Exogenous IL-6 Stimulates the Growth of PC3 Cells Transfected with Antisense GBX2.

Down-regulation of the expression of GBX2 correlates with decreased expression of IL-6 and decreased growth in vitro. To test whether IL-6 directly stimulates the growth of GBX2 down-regulated human PC3 prostate cancer cells, human recombinant IL-6 was added into the cell culture of PC3 cells transfected with antisense GBX2. As shown in Fig. 6, exogenous IL-6 stimulates, but not fully restores, the growth of PC-3 cells transfected with GBX2 antisense cDNA. These results suggest that IL-6 production is only one of the mediators of the growth stimulation of prostate cancer cells regulated by GBX2.

We have demonstrated that IL-6 is an autocrine growth factor regulated by the expression of the GBX2 homeobox gene in human prostate cancer cells and that GBX2 is overexpressed in approximately 70% of human prostate cancer compared with the normal prostate. In addition, down-regulation of the expression of the GBX2 inhibits prostate cancer cell growth in vitro and tumorigenicity in vivo.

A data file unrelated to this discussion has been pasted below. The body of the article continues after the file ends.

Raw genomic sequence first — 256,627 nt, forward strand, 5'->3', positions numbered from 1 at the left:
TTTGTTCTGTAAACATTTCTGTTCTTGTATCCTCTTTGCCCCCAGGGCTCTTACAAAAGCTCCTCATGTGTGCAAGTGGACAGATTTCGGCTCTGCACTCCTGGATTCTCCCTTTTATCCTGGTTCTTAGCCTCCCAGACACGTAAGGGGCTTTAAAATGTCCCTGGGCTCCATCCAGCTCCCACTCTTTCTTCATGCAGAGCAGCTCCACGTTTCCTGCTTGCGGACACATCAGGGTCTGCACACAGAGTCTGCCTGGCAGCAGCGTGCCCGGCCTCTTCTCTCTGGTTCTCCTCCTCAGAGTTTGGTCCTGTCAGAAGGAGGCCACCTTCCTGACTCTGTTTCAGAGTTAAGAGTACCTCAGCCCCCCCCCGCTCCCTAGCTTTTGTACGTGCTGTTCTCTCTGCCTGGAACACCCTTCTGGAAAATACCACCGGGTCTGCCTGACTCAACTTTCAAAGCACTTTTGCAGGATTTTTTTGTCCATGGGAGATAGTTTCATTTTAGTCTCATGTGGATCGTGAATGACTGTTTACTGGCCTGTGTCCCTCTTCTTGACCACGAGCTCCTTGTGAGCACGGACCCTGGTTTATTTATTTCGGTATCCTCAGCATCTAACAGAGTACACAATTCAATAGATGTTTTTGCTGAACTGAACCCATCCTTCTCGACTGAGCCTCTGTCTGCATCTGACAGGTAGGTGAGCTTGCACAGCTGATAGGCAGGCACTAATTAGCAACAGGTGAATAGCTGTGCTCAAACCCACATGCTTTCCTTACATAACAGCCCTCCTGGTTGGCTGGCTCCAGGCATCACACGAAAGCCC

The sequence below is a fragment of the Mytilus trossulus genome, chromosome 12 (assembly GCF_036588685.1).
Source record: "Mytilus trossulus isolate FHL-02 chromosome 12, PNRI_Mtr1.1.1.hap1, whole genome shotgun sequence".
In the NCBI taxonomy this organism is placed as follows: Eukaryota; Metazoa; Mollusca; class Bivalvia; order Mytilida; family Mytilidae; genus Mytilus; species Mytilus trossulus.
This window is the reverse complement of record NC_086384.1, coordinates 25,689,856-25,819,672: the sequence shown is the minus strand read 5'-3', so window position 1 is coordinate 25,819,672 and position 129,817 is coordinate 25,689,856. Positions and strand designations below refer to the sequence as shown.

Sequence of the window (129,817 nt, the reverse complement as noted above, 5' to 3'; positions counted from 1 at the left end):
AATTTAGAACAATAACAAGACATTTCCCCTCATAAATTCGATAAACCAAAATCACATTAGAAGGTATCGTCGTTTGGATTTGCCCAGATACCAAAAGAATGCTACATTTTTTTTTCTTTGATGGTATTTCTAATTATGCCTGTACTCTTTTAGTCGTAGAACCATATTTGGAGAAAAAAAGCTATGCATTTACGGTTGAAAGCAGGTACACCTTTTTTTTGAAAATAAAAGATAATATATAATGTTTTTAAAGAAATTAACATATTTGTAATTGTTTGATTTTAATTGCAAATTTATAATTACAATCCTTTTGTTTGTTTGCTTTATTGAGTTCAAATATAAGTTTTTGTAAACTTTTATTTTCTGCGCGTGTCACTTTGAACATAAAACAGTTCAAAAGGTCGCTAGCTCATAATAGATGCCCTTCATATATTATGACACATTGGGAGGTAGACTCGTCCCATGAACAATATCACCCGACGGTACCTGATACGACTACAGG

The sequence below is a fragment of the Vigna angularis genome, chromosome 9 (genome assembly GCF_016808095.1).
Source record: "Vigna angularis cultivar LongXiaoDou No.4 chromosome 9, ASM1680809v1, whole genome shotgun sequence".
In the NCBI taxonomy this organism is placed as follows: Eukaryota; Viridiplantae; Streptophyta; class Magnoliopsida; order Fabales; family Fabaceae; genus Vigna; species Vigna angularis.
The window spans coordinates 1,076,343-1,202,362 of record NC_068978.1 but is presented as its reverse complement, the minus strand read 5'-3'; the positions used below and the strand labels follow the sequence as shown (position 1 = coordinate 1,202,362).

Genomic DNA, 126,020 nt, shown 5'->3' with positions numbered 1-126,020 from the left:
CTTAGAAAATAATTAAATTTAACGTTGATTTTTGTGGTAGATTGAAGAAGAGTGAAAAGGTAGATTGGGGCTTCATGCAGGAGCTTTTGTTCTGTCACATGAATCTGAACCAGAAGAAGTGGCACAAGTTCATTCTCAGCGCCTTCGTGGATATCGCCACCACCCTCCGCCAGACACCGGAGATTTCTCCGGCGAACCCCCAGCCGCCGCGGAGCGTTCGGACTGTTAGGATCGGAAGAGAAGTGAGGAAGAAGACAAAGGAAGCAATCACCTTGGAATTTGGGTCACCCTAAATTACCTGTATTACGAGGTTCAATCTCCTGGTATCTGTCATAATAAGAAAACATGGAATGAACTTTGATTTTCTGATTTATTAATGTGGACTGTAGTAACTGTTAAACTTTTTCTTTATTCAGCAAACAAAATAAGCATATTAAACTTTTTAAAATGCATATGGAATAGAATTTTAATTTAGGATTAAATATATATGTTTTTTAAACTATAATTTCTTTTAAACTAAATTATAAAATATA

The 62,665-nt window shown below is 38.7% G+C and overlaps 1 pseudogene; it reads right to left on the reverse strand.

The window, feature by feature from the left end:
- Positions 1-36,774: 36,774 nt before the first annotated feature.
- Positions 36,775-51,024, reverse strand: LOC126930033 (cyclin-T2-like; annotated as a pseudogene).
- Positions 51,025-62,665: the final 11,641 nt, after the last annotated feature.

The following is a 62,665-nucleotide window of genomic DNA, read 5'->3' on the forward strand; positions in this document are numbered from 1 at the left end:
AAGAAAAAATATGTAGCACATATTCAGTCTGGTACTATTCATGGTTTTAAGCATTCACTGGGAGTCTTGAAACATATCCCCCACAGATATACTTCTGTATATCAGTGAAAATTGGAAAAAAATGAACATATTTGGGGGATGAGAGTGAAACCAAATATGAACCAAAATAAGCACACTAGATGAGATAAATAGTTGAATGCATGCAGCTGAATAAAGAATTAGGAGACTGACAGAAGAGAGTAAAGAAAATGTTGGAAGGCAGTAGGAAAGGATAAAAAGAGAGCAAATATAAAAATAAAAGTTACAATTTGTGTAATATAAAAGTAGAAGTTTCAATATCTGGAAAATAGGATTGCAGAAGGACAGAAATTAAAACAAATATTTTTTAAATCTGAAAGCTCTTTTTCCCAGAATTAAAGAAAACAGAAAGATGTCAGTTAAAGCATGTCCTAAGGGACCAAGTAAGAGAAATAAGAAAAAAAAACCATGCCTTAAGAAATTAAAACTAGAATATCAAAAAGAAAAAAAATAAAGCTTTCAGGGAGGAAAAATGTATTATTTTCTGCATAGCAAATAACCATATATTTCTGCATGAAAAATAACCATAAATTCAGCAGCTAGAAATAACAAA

Qiu et al.(15) demonstrated that the IL-6 ligand/IL-6 receptor complex transmits its signals through ErbB2 to a mitogen-activated protein kinase pathway in prostate cancer cells by inducing tyrosine phosphorylation of ErbB2. The addition of exogenous IL-6 stimulated, but did not fully restore, the growth of the GBX2 antisense clones to that of the parental PC3 cells, suggesting that IL-6 is only one of the several growth regulatory pathways regulated by GBX2. In fact, Chen et al.(16) demonstrated that the signal pathway activated by IL-6 is synergistic with epidermal growth factor in human prostate cancer cells. Therefore, we are presently examining the GBX2 effect on the other regulatory pathways such as the epidermal growth factor pathway.